Let me begin by saying that yes, I am as horrified by Toddlers and Tiaras as you are, and no, I have no desire to ever walk on a runway, myself. Like wearing make-up, dresses of any sort, or basically anything other than jeans, T-shirts, hoodies, and combat boots, runway modeling is just another one of those girl-type dreams that I had nothing to do with.
For my little girl, however, it's another story entirely, as fashion is queen in her four-year-old mind, and so, bravely smiling but with many secret qualms, I entered us into our town's Trashion/Refashion Show.
I like the idea of showing Sydney that real fashion is, at its essence, about creation, not consumerism. That fashion design is empowering. That dressmaking is a skill, and an art. Never mind that I don't really care about real fashion--the kid does, so that's where we're homeschooling for a while. Whether or not our ensembles are chosen for this juried show, it's now our mother-daughter project to refashion ourselves a couple of runway outfits.
I put Syd in charge of visualizing her design. Here it is:
Please pay particular attention to the tall crown, the color scheme of bright fuschias and purples, the sleeve and arm detailing, and the butterfly wings. Those will be important later.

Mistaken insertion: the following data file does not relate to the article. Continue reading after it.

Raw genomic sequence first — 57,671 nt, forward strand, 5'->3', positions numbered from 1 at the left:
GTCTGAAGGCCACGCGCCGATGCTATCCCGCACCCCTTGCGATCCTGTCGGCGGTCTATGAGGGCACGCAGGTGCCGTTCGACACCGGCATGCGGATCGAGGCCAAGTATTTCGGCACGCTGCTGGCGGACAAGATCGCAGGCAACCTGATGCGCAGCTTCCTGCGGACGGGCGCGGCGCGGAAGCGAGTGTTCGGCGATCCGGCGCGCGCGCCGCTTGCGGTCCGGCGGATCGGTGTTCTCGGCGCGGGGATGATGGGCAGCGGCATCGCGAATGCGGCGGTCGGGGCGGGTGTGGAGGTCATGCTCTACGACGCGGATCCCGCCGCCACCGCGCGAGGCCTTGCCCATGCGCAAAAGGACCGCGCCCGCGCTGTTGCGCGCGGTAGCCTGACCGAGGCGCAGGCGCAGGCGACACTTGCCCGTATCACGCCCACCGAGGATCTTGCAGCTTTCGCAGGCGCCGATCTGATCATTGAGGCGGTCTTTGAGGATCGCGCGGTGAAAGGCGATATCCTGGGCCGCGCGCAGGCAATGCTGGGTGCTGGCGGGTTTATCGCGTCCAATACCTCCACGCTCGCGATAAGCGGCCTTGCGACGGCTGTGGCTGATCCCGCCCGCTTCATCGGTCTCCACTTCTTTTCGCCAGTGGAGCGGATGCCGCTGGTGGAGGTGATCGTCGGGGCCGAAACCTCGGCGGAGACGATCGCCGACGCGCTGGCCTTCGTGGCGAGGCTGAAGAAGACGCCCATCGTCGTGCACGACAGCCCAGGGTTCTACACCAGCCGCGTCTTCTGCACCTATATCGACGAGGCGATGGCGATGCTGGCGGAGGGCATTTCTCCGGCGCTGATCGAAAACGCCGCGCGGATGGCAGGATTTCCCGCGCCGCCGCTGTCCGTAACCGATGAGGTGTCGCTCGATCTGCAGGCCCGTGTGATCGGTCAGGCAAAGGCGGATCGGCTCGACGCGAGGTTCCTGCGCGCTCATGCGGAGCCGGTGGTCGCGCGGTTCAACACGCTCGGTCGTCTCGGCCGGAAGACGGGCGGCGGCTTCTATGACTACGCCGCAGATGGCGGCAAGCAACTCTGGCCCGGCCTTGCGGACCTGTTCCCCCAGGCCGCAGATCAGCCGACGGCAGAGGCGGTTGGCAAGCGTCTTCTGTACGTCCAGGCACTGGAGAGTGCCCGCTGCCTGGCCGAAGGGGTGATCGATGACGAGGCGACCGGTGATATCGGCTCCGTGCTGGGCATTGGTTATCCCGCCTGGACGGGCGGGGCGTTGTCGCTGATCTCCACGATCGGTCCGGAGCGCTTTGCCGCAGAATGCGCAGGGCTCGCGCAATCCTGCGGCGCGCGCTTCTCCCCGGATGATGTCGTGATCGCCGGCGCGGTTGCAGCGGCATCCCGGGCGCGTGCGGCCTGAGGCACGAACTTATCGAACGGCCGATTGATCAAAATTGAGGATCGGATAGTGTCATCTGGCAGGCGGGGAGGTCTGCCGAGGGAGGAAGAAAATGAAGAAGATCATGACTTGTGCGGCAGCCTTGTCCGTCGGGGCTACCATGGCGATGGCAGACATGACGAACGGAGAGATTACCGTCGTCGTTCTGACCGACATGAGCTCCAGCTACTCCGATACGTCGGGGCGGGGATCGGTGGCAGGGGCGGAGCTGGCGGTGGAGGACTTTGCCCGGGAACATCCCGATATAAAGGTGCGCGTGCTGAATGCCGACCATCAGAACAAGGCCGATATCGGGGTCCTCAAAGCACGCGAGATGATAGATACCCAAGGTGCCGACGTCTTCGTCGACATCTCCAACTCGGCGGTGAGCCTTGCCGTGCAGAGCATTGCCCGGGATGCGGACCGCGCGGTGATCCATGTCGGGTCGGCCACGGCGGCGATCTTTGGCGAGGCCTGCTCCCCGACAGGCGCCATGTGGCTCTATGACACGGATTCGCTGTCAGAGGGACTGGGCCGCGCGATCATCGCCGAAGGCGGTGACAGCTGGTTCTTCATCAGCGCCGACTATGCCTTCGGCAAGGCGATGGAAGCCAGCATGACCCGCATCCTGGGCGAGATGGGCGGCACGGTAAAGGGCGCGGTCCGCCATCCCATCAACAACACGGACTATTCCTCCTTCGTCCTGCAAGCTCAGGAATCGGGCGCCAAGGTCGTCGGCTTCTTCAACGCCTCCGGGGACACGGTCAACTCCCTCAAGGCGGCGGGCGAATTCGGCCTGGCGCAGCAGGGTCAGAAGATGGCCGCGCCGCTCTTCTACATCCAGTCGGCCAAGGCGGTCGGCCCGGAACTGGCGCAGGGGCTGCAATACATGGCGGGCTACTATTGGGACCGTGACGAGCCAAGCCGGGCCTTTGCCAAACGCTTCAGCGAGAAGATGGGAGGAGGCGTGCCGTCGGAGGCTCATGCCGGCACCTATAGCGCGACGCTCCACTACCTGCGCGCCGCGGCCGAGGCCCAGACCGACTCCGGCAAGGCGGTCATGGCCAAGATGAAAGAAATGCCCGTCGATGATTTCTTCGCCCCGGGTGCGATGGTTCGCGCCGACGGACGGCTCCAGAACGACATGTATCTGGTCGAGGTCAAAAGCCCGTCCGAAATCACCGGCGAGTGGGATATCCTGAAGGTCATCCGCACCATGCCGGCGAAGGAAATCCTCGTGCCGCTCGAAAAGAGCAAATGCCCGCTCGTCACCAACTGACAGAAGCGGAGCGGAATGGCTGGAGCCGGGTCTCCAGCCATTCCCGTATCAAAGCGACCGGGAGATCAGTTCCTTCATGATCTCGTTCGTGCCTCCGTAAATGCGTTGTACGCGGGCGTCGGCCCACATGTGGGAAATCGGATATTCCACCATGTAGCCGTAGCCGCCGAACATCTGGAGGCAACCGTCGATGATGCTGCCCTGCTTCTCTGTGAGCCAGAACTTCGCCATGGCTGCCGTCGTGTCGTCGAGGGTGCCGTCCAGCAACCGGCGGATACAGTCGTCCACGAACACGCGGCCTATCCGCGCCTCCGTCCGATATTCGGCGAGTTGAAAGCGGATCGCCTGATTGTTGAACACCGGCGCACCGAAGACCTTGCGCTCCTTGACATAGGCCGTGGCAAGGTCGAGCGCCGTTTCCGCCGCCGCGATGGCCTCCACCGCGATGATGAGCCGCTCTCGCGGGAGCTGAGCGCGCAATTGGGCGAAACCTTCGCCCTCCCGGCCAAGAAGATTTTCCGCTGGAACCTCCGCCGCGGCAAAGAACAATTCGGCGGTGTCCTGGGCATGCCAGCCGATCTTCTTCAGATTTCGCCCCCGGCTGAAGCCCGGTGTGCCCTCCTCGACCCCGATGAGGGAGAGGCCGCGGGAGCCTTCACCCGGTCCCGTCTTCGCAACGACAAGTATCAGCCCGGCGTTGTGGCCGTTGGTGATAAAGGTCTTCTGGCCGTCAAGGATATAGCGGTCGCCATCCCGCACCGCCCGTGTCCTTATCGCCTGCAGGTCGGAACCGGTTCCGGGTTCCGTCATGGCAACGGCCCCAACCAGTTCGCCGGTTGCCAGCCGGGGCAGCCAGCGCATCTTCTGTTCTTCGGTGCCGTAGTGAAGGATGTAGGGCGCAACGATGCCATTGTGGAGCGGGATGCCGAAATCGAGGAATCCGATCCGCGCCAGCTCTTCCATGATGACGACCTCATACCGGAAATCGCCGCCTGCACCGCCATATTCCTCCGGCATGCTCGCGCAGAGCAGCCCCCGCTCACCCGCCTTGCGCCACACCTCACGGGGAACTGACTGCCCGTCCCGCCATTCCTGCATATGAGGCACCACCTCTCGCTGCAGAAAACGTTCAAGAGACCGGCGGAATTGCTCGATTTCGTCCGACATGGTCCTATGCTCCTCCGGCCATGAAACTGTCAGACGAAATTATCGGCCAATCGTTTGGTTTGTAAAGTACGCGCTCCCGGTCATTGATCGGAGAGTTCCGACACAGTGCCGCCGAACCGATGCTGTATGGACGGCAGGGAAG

For a refashion entry, the entire ensemble must be constructed almost entirely from fabrics originally constructed for another purpose. Syd and I went to Goodwill one fine Sunday and found the perfect selection of fabrics for her design. We chose one main fabric, the centerpiece of her design, and then two other fabrics for detailing and accessories. I was worried that Syd would want to adhere so strictly to her original drawing that we wouldn't be able to find anything that would match closely enough, but the true trouble lay in dissuading her from being so delighted in every single thing that she saw that she wanted to completely alter her design to fit every new fabric. The main fabric, however, was an easy pick--here it is, just graduated from its former life as a woman's skirt:
Out of the extra material that I cut off of the sides, I preserved an entire length of the lace-embellished fabric--I finished the seam on either side of it and used it as a halter strap for the dress:
The tulle shrug is sewn across the entire length of the halter strap; it used to be part of the skirt's underskirt, shown here: